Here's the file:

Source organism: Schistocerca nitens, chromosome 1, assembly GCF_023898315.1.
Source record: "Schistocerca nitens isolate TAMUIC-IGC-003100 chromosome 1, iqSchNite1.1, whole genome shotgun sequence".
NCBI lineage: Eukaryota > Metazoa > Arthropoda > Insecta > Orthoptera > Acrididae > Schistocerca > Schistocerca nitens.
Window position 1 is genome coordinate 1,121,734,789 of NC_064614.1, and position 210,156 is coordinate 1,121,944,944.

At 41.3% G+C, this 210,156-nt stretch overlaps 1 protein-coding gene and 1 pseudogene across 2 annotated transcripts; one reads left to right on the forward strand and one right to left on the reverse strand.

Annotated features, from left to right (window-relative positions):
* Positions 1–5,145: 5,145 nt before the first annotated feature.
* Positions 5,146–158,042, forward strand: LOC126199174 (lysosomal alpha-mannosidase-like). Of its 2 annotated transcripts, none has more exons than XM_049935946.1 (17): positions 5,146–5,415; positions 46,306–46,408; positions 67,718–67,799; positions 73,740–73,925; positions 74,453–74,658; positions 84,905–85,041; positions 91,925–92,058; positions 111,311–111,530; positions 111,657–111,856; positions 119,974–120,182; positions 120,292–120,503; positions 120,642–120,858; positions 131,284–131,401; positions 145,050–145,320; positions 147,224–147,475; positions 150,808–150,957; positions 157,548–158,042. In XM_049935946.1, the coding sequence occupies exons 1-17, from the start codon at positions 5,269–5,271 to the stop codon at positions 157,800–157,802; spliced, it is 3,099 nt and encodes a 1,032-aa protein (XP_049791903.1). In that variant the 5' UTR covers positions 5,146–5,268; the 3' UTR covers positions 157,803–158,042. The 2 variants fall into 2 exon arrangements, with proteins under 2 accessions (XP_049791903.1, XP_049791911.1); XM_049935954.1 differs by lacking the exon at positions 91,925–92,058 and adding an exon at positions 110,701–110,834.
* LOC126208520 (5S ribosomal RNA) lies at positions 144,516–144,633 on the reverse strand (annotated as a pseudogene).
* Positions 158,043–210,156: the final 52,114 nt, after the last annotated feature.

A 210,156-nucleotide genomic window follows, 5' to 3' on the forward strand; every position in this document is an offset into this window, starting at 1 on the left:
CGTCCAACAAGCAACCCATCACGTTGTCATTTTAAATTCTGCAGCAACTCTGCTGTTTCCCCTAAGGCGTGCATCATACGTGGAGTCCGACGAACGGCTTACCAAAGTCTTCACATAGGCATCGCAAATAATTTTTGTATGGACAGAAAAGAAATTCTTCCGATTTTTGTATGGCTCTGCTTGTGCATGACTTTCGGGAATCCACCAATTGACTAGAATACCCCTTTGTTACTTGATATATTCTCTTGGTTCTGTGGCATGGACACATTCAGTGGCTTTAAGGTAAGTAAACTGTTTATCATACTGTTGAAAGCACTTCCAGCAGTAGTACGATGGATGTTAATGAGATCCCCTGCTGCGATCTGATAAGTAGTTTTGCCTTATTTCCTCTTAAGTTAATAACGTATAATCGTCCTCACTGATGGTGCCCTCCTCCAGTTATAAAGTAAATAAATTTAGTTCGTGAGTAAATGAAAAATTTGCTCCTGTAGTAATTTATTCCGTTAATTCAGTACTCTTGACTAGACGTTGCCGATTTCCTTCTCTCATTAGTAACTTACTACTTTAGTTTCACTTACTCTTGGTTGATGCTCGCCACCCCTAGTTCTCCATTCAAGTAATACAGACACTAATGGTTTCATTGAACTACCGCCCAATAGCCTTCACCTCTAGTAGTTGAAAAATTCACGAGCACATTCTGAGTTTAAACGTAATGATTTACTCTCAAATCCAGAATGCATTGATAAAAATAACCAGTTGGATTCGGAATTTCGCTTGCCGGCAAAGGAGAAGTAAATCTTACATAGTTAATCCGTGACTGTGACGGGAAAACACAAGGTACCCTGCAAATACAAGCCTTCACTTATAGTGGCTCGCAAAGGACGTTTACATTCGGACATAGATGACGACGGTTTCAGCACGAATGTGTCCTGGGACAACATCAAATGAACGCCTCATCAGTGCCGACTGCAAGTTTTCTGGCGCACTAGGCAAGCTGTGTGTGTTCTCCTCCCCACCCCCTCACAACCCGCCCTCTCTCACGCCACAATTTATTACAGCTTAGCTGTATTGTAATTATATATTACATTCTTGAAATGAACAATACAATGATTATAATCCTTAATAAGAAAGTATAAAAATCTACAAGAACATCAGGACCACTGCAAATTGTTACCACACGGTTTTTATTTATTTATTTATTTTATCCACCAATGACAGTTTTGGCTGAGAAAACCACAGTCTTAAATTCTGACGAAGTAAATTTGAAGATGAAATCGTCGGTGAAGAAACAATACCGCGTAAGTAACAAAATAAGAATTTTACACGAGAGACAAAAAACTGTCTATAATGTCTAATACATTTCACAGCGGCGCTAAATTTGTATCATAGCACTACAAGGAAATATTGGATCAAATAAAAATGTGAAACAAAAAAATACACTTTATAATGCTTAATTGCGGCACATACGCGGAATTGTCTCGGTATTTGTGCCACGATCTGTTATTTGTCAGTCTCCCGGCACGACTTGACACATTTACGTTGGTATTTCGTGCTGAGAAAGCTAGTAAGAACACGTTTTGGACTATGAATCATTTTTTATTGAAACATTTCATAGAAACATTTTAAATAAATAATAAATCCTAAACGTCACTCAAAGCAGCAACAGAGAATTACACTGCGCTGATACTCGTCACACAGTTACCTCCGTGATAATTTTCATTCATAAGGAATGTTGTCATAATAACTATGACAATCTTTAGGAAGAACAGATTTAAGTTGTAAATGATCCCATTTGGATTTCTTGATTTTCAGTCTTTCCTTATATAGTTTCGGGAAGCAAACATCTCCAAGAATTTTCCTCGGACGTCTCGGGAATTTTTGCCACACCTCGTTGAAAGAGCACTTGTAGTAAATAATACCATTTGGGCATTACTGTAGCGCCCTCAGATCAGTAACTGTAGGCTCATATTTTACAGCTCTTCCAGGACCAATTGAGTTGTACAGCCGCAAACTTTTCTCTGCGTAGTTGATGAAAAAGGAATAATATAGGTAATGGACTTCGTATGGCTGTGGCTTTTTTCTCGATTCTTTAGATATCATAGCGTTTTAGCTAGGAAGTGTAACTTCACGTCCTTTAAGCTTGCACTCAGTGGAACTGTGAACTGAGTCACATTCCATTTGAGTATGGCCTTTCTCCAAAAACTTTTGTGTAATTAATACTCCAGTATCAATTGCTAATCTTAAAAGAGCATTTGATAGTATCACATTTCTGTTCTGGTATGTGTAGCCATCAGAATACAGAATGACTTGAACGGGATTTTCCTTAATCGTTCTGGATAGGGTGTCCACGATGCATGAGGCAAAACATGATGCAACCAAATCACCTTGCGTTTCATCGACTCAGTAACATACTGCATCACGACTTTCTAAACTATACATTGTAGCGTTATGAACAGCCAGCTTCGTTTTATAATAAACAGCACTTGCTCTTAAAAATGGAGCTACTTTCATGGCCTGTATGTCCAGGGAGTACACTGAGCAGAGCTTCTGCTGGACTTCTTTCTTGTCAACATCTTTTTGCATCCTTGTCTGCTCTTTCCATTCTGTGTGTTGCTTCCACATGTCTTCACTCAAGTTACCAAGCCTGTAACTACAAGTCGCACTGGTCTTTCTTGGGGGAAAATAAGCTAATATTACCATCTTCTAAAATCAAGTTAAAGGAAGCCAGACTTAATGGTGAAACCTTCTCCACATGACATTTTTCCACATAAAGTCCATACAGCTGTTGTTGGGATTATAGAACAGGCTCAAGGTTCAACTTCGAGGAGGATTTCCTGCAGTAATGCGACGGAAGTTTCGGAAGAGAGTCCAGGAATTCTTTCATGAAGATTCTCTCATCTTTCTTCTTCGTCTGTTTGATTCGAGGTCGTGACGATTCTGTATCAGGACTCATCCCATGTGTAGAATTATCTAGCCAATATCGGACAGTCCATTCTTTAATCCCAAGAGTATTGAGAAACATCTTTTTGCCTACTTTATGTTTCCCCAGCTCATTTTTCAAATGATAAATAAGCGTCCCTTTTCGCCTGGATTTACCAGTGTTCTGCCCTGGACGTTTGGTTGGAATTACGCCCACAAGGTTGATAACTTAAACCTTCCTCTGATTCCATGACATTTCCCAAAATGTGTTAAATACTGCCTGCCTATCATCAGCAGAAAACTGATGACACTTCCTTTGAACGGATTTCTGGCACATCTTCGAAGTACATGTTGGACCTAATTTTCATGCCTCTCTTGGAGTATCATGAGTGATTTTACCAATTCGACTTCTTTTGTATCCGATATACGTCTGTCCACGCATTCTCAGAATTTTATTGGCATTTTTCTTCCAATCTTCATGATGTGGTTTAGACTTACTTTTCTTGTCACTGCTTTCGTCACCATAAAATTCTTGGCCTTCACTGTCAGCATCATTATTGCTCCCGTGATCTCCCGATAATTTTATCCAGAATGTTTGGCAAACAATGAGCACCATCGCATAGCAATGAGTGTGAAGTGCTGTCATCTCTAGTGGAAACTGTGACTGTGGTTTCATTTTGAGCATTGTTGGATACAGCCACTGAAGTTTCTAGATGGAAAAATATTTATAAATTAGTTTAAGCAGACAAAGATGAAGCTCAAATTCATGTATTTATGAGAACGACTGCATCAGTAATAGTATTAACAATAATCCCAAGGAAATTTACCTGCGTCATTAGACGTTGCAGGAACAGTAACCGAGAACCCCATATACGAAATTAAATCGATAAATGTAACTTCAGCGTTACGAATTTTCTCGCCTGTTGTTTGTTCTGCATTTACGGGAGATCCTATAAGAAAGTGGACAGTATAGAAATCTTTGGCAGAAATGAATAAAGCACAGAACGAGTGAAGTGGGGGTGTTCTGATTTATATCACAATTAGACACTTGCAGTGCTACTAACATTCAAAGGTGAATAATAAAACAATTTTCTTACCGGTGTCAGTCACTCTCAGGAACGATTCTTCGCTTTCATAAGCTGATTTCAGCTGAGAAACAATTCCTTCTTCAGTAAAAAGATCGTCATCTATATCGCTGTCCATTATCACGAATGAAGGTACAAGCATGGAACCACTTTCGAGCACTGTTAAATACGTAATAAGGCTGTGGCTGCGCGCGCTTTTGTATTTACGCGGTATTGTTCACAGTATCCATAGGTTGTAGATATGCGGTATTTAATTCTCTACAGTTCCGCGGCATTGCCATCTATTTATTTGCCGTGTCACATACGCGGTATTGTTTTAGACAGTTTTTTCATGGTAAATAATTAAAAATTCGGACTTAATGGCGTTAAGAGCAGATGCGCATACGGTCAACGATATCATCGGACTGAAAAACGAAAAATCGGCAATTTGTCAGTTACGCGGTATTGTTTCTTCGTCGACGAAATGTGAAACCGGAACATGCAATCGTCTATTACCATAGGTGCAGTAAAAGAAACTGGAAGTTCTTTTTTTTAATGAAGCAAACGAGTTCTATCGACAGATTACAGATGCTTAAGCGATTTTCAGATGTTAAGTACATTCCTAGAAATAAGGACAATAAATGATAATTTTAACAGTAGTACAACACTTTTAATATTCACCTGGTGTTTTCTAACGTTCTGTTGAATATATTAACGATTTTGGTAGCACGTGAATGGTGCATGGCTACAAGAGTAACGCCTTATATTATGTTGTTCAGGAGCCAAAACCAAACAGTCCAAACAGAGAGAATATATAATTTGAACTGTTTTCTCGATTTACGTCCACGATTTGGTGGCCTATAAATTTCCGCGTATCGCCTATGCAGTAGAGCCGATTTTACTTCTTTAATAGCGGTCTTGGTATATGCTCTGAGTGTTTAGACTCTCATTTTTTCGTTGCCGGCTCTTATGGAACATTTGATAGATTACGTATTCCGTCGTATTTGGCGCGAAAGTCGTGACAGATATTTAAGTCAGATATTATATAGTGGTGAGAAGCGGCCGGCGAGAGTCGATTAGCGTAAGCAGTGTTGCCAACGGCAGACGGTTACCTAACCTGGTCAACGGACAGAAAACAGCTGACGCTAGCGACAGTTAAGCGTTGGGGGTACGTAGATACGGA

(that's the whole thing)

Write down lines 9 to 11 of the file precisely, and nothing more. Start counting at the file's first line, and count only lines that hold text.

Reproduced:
* LOC126208520 (5S ribosomal RNA) lies at positions 144,516–144,633 on the reverse strand (annotated as a pseudogene).
* Positions 158,043–210,156: the final 52,114 nt, after the last annotated feature.

A 210,156-nucleotide genomic window follows, 5' to 3' on the forward strand; every position in this document is an offset into this window, starting at 1 on the left: